I FIND as I grow older that I become increasingly baffled by everything. And bear in mind that I set up Base Camp relatively high up Mount Befuddlement in the first place.
Specifically, I am unclear on why people do things. It is not all people or all things, but it is an ever- growing number of both.
For example, I was perturbed this week by the twentyish woman with whom I shared a revolving door.
I saw the woman enter the door as it moved, stepping into one of the compartments. I stepped into mine. And she did not move. She just stood there, trapped, a look of confusion on her face. I was equally trapped and confused.
Why didn’t she move?
For 10 seconds, we looked at each other. Then I realised. She didn’t know you had to push the door to make it revolve. I gripped the handle and started to push. She looked at me as if I were a madman, but then as the door moved, it dawned on her and she was freed.
Somehow, she had managed to reach her early twenties without encountering a revolving door either in reality or in films. I found that utterly incomprehensible.
Even more baffling this week was the display I witnessed from my work-bound bus.
I saw through the window a pair of tables with accompanying chairs on the pavement outside the premises of a chain bakers.
I found it quite difficult to imagine who would want to sit six feet away from a busy road used by buses and articulated lorries, but I had a go. And here I am, imagining it . . .
CHARLES AND EDDIE SPOT A PAIR OF TABLES OUTSIDE A CHAIN BAKERS.
CHARLES: Oh, my stars and garters! A pavement cafe! Just as in Paris! Do you remember, Eddie?
EDDIE: No, That was Ramon.
CHARLES: Ah. Well let us sit and have an espresso and an exquisite pastry and watch the boulevardiers saunter by.
CHARLES SITS DOWN. AN OLD WOMAN PASSES, PULLING A TARTAN SHOPPING TROLLEY.
EDDIE ENTERS THE SHOP. HE RETURNS WITH THE FOOD.
EDDIE: They did not have any espressos, I have had to get Bovril.
CHARLES: And exquisite pastries, as those crafted by the master patissiers of Montmartre?
EDDIE: Jumbo sausage roll or cheese ’n’ onion pasty? They were the only things that were hot.
AN 86 BUS WHIPS PAST. ITS SLIPSTREAM TEARS THE PASTY FROM THE HANDS OF CHARLES STRAIGHT INTO THE FACE OF EDDIE.
EDDIE: I hate you.
But I am most often confused by young men, which is in itself strange as I used to be one.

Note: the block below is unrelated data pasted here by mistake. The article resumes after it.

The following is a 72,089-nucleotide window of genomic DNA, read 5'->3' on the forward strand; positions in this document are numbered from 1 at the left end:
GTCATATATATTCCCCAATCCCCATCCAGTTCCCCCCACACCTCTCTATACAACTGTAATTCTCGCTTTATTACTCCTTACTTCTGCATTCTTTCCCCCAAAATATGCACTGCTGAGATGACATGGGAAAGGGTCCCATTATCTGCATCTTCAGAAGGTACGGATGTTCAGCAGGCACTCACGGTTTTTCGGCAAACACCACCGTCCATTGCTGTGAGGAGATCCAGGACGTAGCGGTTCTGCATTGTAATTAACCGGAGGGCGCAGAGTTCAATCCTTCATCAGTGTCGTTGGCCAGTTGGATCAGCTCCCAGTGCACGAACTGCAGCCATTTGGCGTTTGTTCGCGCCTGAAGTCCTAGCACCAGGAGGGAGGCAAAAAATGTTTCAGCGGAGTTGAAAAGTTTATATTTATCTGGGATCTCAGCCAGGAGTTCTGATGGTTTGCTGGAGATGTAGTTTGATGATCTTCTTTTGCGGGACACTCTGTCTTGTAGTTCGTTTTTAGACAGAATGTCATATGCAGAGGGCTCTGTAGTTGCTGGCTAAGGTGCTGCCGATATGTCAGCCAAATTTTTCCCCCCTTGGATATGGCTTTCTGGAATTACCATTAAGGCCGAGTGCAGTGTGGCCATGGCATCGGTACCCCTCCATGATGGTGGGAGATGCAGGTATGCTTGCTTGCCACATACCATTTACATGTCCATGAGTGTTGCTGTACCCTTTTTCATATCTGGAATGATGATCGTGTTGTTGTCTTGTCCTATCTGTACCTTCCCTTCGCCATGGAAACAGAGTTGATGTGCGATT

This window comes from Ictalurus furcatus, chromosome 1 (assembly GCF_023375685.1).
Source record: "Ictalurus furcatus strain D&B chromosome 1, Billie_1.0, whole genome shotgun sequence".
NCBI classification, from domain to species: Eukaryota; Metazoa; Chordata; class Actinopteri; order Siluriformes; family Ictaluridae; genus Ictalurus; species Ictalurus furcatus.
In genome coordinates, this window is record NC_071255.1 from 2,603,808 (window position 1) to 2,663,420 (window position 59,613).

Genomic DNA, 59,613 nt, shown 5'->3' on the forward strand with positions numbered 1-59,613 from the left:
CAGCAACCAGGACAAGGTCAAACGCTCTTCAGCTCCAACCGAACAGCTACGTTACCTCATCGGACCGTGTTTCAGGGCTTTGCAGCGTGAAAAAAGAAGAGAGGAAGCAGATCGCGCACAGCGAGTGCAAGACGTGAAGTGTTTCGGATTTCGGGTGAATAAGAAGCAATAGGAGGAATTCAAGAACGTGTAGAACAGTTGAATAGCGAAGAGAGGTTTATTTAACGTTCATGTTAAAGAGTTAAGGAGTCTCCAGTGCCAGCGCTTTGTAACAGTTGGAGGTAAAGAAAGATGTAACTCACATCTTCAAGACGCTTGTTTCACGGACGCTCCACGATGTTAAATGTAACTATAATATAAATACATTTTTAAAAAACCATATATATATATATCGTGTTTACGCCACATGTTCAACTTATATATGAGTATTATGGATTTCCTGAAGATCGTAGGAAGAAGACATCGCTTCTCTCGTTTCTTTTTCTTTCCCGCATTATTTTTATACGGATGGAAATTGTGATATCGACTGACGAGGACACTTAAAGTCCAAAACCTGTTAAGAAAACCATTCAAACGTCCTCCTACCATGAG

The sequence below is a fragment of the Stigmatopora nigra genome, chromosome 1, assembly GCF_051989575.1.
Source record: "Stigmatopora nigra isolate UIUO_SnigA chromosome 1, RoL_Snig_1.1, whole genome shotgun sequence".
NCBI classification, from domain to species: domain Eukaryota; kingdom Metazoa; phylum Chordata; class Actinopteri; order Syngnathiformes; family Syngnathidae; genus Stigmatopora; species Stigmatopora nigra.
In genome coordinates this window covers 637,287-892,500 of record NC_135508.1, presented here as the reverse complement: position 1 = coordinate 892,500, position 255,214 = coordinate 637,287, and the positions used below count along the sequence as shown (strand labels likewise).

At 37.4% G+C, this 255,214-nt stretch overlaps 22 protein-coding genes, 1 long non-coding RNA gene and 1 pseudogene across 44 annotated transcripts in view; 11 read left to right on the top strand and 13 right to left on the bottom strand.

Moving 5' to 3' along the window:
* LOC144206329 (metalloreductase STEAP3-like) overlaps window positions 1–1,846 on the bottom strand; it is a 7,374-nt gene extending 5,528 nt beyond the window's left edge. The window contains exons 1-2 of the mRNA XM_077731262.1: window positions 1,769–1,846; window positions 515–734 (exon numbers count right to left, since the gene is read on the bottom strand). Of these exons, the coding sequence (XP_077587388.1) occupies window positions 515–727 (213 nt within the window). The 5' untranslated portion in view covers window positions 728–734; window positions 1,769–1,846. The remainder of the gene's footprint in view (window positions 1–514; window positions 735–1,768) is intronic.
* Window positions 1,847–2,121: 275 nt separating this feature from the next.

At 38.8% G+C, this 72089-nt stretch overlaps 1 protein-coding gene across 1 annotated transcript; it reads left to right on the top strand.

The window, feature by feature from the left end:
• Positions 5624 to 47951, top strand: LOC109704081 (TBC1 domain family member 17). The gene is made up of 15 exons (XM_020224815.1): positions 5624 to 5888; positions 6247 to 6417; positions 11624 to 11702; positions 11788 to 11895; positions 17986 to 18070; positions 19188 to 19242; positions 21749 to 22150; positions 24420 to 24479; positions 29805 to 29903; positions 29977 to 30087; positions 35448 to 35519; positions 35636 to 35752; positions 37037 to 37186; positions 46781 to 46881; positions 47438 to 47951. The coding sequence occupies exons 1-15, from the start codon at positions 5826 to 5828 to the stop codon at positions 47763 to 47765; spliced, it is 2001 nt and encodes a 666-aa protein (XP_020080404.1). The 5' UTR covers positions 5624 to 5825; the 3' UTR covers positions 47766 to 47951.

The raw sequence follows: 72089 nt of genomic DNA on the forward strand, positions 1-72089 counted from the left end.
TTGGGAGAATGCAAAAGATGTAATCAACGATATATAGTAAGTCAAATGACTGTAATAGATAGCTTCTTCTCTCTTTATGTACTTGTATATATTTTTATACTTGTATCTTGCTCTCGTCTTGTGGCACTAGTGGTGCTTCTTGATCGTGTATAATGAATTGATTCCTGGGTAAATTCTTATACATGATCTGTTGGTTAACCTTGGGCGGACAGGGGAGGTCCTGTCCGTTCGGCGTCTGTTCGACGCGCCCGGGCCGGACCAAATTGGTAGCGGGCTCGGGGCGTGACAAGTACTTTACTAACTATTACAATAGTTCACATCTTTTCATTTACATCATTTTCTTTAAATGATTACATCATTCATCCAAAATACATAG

Consider the hipster – and why not, as he is already thinking about himself 24 hours a day – and his laughable life. I have railed against him before, and I admit defeat on the battleground of red trousers. I will never surrender in the battle to retain “may I have?” instead of “can I get?” but I am doing that for all of us.
I saw a hipster recently walking through the city with a metal detector. I assume it was a metal detector; he might have been taking a floating disc for a walk – you never know with hipsters.
Imagine the readings this young man must have been getting in a street filled with cars, lamp-posts, cables, and copper pipes. Perhaps he had been fooled into thinking he was listening to some difficult but incredibly hip electronica.
Nevertheless, he was overshadowed by the young man I saw on the homeward-bound bus this week who had a shaven head and a complicated and extensive beard. I understand naturally bald men having beards, as some sort of proof that they can still stimulate the odd follicle, but this was ridiculous. He had chosen to look like a character from the game “Guess Who?” on purpose.
He compounded his ridiculousness by wearing a flat cap and short trousers. I will set aside the fact that a good test of whether a man under 65 is a psychopath is whether he can wear a hat without appearing self-conscious.
The issue here is that this was not a man who was cool and didn’t know it. This was a man who was cold and didn’t know why. This was a man who was the logical conclusion of the incomprehensible fashion for wearing T-shirts with gloves and tourniquet-style scarves. I think I hated him.
They say ignorance is bliss. If that’s true, why am I so angry?